ABSTRACT: Obsessive-compulsive disorder (OCD) typically begins early in life and has a chronic course. Despite the need for long-term treatment, the authors found no placebo-controlled studies that have examined the relapse-prevention efficacy of maintenance therapy.
Patients who met criteria for response after 16 and 52 weeks of a single-blind trial of sertraline were randomly assigned to a 28-week double-blind trial of 50-200 mg/day of sertraline or placebo. Primary outcomes after the double-blind trial were full relapse, dropout due to relapse or insufficient response, or acute exacerbation of OCD symptoms.
Of 649 patients at baseline, 232 completed 52 weeks of the single-blind trial and met response criteria. Among the 223 patients in the double-blind phase of the study, sertraline had significantly greater efficacy than placebo on two of three primary outcomes: dropout due to relapse or insufficient clinical response (9% versus 24%, respectively) and acute exacerbation of symptoms (12% versus 35%). Sertraline resulted in improvement in quality of life during the initial 52-week trial and continued improvement, significantly superior to placebo, during the subsequent 28-week double-blind trial. Long-term treatment with sertraline was well tolerated. Over the entire study period, less than 20% of the patients stopped treatment because of adverse events.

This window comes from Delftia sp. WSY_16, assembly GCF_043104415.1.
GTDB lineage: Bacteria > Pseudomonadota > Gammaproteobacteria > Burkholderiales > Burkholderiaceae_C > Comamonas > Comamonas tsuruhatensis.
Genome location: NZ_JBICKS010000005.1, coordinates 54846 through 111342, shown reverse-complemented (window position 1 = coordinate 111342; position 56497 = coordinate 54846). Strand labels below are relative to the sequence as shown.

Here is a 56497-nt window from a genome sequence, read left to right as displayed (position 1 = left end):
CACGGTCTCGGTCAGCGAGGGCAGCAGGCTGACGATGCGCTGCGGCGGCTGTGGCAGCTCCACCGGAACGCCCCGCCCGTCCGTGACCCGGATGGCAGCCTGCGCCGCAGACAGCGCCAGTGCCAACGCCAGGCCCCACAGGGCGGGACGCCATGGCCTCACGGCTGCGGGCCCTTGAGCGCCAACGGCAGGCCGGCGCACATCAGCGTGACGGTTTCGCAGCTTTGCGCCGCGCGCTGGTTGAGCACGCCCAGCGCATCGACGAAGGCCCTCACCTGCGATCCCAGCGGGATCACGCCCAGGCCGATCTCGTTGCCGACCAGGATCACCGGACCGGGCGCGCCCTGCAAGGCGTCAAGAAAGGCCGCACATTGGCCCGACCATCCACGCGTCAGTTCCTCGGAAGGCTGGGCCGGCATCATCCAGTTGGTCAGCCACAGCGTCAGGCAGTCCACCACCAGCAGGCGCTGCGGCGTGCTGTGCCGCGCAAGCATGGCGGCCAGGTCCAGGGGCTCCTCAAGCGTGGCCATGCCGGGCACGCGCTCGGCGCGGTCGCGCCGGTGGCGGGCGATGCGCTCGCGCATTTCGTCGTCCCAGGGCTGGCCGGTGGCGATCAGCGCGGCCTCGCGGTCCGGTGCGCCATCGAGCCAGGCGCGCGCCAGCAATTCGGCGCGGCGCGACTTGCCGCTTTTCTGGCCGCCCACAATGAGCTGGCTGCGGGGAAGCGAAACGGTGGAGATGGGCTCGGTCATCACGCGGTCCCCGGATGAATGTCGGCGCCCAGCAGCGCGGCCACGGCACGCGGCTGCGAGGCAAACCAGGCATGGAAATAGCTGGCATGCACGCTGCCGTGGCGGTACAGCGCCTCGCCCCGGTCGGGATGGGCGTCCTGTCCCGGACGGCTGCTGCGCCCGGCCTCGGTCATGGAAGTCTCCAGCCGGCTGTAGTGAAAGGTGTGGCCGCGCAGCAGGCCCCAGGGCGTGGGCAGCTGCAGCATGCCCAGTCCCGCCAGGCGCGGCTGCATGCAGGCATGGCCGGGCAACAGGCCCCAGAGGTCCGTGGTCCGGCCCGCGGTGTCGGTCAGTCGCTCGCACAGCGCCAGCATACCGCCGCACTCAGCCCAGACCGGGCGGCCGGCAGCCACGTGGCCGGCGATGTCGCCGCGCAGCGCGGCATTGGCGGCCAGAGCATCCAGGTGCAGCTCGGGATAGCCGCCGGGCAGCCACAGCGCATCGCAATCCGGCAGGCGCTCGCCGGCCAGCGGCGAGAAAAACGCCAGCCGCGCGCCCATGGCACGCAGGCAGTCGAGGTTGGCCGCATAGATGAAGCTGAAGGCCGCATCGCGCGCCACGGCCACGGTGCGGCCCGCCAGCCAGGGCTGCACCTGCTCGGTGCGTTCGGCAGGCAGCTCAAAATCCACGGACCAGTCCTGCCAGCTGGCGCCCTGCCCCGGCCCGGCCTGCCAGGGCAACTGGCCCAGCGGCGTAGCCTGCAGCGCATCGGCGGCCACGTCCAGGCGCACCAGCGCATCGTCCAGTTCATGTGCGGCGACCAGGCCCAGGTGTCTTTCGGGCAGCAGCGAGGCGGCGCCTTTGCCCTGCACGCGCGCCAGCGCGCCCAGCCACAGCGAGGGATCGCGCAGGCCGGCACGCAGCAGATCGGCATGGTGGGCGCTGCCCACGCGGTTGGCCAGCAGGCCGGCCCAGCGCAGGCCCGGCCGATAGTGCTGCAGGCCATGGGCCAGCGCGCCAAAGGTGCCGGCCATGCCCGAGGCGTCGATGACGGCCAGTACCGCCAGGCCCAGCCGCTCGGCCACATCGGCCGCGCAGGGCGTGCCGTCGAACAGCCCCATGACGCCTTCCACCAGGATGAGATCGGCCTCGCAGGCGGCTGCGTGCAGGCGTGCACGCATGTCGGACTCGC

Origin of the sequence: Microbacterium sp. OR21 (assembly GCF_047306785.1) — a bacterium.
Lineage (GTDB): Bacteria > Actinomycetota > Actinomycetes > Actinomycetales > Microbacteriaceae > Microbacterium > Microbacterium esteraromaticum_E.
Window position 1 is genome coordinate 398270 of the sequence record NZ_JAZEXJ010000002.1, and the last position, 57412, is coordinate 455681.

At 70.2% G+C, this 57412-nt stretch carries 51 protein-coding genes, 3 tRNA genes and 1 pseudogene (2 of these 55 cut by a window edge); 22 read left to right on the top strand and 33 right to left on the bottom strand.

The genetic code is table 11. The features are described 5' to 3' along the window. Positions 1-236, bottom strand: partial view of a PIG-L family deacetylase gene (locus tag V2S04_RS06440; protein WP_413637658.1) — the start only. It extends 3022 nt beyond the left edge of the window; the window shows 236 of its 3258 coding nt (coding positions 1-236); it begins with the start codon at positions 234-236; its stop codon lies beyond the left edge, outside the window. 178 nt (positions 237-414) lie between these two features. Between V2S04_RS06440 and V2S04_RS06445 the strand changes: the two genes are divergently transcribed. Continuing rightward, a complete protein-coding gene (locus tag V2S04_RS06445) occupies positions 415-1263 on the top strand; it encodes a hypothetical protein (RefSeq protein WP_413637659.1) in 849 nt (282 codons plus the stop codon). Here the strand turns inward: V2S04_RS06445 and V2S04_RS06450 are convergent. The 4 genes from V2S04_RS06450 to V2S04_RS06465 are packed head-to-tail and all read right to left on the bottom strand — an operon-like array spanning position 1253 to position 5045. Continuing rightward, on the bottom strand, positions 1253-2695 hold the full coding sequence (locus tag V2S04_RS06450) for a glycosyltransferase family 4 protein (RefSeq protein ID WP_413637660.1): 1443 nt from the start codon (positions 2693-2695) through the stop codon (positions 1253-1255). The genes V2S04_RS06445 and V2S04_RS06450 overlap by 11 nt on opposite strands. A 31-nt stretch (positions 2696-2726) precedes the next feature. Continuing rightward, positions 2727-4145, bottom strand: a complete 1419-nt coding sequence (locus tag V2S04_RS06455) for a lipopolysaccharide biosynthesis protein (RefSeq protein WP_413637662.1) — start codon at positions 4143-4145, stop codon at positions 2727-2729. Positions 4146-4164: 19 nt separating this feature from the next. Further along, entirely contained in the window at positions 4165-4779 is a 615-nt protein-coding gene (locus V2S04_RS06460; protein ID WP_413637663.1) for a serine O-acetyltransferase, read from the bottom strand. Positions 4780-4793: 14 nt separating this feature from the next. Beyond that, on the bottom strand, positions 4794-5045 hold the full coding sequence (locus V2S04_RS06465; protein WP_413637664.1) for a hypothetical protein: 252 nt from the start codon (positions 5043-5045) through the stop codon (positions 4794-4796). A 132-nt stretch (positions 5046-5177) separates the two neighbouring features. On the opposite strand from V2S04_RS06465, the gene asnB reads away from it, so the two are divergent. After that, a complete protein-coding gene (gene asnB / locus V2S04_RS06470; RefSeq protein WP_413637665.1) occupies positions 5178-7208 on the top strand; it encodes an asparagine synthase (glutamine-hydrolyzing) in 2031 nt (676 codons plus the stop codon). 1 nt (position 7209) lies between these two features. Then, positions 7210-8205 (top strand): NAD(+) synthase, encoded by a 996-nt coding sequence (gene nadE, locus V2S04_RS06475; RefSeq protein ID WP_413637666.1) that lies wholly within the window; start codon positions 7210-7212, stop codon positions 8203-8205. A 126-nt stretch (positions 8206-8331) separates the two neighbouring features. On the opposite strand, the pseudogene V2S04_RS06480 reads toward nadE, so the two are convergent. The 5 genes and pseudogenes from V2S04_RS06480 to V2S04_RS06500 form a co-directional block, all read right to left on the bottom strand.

Sertraline demonstrated sustained efficacy among patients responding to treatment and was generally well tolerated during the 80-week study. During the study's last 28 weeks, sertraline demonstrated greater efficacy than placebo in preventing dropout due to relapse or insufficient clinical response and acute exacerbation of OCD symptoms.
American Journal of Psychiatry 02/2002; 159(1):88-95. · 12.54 Impact Factor